A software firm reckons it has definitely cracked the forthcoming BD+ copy protection on Blu-ray discs even though Sony says it has beefed up the protocols involved.
Confident developer SlySoft says it has the ability to get round the Blu-ray camp's latest security protocol - despite its latest AnyDVD software only cracking Blu-ray's older security system, AACS (Advanced Access Content System). Currently, Blu-ray disks are digitally encrypted using that system, also used by the HD DVD camp. But BD+ is a new layer of security that is exclusive to Blu-ray.
Blu-ray: not so tough
"We already found a way to crack BD+ and we have just turned to fine-tuning," said James Wong, SlySoft's head of development in a statement. "I should really think about hiring a bodyguard now, since this product won't please everybody."
Indeed. What SlySoft is planning is illegal in anybody's language, so it's strange that SlySoft gives out its location online. It has an office in Cork, Ireland, as well as a base in the West Indies.
Hollywood concerned about protection
Sony has already sped up its plans to introduce BD+, prompted by studio concerns over their property.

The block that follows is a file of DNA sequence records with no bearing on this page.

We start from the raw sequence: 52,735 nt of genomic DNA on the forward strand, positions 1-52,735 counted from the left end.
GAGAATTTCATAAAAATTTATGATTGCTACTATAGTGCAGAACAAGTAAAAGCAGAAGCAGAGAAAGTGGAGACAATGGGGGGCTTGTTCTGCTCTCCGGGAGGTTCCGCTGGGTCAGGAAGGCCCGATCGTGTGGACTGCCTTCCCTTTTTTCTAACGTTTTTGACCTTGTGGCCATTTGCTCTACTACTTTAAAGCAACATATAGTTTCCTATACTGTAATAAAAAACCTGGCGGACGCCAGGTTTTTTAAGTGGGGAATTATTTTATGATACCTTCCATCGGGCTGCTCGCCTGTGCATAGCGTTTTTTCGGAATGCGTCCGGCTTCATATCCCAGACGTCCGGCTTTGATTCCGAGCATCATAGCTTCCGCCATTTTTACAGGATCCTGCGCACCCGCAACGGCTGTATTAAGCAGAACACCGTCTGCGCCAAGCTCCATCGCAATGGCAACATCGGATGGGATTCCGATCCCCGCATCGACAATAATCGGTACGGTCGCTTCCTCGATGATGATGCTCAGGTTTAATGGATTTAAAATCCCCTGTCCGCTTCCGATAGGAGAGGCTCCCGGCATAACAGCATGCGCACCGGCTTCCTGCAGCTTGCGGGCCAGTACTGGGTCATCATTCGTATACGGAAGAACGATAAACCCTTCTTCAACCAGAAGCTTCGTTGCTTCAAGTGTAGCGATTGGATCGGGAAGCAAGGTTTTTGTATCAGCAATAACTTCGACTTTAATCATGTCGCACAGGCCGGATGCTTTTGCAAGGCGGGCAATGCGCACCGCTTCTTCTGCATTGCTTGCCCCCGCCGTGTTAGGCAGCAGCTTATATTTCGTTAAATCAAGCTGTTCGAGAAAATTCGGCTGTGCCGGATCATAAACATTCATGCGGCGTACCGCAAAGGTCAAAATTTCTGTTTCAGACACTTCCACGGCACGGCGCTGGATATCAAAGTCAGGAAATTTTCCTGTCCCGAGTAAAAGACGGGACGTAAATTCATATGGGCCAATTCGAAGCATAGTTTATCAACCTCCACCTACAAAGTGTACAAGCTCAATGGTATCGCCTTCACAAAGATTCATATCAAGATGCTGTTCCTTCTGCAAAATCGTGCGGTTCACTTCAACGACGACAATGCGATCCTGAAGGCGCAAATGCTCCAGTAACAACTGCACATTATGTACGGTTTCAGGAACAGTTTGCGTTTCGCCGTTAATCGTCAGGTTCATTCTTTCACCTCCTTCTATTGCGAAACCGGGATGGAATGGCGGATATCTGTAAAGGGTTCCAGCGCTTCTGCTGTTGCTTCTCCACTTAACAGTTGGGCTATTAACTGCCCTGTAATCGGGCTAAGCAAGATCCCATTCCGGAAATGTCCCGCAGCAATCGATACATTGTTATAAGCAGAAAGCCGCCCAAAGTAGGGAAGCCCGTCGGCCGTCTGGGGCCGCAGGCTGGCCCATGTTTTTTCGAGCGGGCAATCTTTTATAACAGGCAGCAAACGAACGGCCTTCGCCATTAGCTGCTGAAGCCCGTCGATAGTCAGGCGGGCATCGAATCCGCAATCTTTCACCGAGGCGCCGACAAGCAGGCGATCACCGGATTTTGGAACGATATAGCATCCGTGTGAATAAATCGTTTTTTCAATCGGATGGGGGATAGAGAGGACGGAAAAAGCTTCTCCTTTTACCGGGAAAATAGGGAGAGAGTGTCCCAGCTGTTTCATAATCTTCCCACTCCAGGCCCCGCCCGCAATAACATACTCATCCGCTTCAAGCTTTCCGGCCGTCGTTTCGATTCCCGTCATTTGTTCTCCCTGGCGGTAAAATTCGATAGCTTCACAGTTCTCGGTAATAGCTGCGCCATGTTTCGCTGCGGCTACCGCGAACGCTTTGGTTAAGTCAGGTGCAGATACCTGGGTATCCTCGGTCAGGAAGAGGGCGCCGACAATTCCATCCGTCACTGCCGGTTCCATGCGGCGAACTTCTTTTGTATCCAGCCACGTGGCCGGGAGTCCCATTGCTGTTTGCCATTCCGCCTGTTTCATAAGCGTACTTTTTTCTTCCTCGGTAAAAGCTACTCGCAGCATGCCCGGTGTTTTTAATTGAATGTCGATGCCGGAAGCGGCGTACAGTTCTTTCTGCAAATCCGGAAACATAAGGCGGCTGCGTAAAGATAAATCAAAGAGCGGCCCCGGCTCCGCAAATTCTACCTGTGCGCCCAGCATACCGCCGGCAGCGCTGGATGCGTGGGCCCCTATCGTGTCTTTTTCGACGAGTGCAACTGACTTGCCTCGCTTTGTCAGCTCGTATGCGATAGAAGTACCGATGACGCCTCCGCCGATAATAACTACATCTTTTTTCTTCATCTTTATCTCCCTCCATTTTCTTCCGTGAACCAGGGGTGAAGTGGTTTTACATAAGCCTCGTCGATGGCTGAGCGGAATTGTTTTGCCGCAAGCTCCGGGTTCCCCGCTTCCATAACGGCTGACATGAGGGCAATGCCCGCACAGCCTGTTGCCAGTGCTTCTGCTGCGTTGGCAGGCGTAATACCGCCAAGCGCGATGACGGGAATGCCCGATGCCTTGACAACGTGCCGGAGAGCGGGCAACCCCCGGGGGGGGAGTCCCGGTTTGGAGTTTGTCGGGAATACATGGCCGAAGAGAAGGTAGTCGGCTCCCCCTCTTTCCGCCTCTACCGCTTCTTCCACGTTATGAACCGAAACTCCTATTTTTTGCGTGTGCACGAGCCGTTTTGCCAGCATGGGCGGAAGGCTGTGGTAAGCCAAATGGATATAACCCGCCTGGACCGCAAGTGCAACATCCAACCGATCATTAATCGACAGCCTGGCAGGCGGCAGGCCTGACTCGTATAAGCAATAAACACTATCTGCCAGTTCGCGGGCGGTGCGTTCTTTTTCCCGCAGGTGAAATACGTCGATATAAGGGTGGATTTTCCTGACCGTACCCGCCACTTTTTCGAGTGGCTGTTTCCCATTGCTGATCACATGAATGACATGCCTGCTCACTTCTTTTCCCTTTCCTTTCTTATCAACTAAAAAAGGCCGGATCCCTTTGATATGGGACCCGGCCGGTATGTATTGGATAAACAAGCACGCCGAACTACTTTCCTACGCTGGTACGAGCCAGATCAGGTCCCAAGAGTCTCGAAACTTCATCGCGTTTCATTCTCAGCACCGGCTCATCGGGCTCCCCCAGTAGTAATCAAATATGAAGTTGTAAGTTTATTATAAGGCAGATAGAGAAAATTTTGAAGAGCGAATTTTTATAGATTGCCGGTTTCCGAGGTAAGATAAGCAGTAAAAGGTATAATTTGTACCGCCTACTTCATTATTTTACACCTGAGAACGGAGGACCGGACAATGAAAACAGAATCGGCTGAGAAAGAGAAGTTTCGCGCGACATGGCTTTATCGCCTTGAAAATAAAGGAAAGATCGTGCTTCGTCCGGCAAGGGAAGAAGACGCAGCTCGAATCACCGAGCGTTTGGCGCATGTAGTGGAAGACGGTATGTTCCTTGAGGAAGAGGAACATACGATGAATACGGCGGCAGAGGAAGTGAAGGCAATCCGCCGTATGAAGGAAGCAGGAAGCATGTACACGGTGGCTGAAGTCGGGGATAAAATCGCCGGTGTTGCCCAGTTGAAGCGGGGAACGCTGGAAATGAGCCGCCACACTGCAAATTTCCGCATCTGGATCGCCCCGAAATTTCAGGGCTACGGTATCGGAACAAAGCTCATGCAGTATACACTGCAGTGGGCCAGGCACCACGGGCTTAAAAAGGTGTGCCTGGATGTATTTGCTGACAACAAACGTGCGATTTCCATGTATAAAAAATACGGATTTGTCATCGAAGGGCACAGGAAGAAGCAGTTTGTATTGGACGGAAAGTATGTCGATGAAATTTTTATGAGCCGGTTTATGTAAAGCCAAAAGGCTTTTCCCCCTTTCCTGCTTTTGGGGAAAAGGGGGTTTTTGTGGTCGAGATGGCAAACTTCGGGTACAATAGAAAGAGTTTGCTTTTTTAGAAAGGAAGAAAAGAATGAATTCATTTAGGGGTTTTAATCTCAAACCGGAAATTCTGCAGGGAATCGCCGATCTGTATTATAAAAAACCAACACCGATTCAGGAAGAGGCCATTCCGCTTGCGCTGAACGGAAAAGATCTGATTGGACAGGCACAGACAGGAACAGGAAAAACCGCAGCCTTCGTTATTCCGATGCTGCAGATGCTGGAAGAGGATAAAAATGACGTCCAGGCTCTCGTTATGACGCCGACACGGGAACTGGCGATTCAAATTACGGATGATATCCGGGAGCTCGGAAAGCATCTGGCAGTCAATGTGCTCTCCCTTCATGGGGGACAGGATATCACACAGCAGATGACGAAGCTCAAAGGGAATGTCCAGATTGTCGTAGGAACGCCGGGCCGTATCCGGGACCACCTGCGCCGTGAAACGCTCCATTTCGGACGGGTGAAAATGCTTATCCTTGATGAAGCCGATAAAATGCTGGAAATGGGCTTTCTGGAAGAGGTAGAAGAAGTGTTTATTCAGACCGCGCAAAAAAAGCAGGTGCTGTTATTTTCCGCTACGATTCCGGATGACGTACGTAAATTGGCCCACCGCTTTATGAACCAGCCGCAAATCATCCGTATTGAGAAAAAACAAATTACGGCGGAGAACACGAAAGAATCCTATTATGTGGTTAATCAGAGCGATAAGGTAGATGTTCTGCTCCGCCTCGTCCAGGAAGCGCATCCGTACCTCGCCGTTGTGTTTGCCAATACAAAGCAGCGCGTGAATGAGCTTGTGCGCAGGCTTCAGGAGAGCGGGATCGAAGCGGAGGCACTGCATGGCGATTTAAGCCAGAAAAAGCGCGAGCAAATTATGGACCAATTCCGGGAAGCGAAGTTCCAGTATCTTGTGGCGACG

In simple terms, BD+ adds an extra layer of security by executing computer code on playback devices that can detect possible security threats. Sony claims it is more robust than AACS because of its adaptability.
However, the first ripped HD DVD and Blu-ray discs appeared on file sharing networks in January. Since then, pirate copies of both high-definition formats have become widely available.
As we reported back in May, a cyber-riot broke out on news-aggregation website Digg.com when the site's administrators attempted to prevent users from posting a 16-digit encryption code used to protect HD DVD disks.
The Digg uprising is just the latest and most high profile skirmish in the ongoing battle between movie studios and web users who fear digital rights management technology has become too restrictive.
SlySoft released AnyDVD 126.96.36.199 earlier this week.